In Midst Of Opioid Crisis, FDA May Block New Addiction Drug From Market
More than 130 people in the U.S. die of an opioid overdose every day. One of the most effective ways to save lives is to get those struggling with addiction treated with medication to stop their cravings. But a loophole in federal law might block at least one new opioid-addiction drug from coming to market for years.
Many patients have to try several medications before finding one that works for them and that they can stick with.
"It's important to have multiple different treatment options for different patients, different circumstances," says Carolyn Bogdon, a family nurse practitioner and director of the medication-assisted treatment program at the Medical University of South Carolina in Charleston, S.C.
Some use methadone, which they get every day. Others use Vivitrol, which can be injected once a month. And many use buprenorphine, which comes in tablets and a dissolvable film that people take once or twice a day. Buprenorphine is an opiate, but it blocks the cravings associated with addiction without giving people the same high.
A handful of patients at Bogdon's clinics have moved to a form of buprenorphine called Sublocade that's injected just once a month.
And if the company that makes Sublocade gets its way, the drug will be the only long-acting buprenorphine on the market for five more years.
FDA and 'orphan drugs'
That's because a quirk in federal law may prevent a competing drug called Brixadi from going on sale until 2024. "It's ready for market now," says Mike Derkacz, CEO of Braeburn, which makes Brixadi. "We are deemed safe and effective by FDA, but we are unable to make the product available to patients during this crisis."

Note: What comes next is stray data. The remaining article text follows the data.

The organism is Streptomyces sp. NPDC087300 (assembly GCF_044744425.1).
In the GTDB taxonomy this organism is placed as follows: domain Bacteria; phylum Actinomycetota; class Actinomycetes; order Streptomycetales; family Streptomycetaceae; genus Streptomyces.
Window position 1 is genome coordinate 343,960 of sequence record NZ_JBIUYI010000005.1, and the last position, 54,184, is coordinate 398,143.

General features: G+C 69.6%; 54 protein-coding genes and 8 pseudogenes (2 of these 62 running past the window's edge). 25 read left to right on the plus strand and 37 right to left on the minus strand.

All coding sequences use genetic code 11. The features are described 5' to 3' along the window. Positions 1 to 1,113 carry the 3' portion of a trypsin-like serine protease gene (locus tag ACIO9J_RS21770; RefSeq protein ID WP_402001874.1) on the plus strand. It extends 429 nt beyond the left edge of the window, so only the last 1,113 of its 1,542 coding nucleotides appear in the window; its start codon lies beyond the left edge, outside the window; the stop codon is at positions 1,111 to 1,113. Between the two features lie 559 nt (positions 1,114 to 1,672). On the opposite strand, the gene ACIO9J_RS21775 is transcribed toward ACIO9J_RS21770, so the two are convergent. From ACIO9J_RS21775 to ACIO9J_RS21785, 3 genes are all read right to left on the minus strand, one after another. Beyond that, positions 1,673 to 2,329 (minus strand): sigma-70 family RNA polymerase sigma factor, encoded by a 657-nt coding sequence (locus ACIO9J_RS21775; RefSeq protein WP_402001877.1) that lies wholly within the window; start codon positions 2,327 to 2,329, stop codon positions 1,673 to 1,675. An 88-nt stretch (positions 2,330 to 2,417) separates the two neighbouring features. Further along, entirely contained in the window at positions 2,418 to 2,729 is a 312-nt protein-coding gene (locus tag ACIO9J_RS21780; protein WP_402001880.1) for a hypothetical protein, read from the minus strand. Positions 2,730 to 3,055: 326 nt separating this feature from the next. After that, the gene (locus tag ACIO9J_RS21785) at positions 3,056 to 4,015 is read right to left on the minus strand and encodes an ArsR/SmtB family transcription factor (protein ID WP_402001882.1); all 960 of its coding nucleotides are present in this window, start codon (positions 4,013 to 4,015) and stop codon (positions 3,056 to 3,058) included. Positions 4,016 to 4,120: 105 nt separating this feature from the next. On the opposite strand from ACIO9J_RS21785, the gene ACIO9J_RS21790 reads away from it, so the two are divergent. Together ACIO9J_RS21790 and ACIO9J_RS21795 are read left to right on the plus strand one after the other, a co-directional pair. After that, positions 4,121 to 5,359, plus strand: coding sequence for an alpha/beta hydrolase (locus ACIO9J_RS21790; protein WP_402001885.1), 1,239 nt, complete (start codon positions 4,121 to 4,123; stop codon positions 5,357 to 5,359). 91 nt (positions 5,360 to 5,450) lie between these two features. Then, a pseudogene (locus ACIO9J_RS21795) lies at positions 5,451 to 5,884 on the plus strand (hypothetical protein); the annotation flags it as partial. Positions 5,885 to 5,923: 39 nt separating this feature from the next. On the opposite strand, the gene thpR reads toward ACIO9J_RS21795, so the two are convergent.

Sublocade was approved for sale in 2017 and, like any new drug, was granted three years of exclusive access to U.S. markets. That time is up next year. But in December, the Food and Drug Administration told Braeburn it might have to wait four more years because Sublocade was designated an "orphan drug," which gives it seven years of exclusive access.
Sublocade, which is made by Indivior, isn't an orphan drug in the traditional sense. Normally, these are medications that treat illnesses affecting fewer than 200,000 people a year.
Opioid addiction is not a rare disease.
In 2017, according to the National Institute on Drug Abuse, about 2.3 million people in the U.S. were addicted to prescription opioids or illicit opiates such as heroin, and 47,000 people died of an overdose.
The Trump administration declared opioid addiction a public health emergency that same year — just a month before Sublocade hit the market — and made helping people get medication-assisted treatment a priority.
That's why the makers of Brixadi were shocked when the FDA gave their product only tentative approval in December. Derkacz says it doesn't make sense, in the middle of what many call an epidemic, to treat buprenorphine drugs as if they treat a rare disease.
"There have been studies that show a reduction in mortality by 40% with buprenorphine," Braeburn's CEO says. "That keeps people alive. That gives people a chance to get back to their lives and recover fully."
A back-door approach
So why is Sublocade considered an orphan drug? Like many things related to prescription drugs, the reasons are wonky and sort of irrational.
Indivior created its first buprenorphine-based drug, called Subutex, in the 1990s. At the time, treating addiction with other drugs wasn't mainstream. There were methadone clinics in some U.S. cities, but they were heavily regulated by law.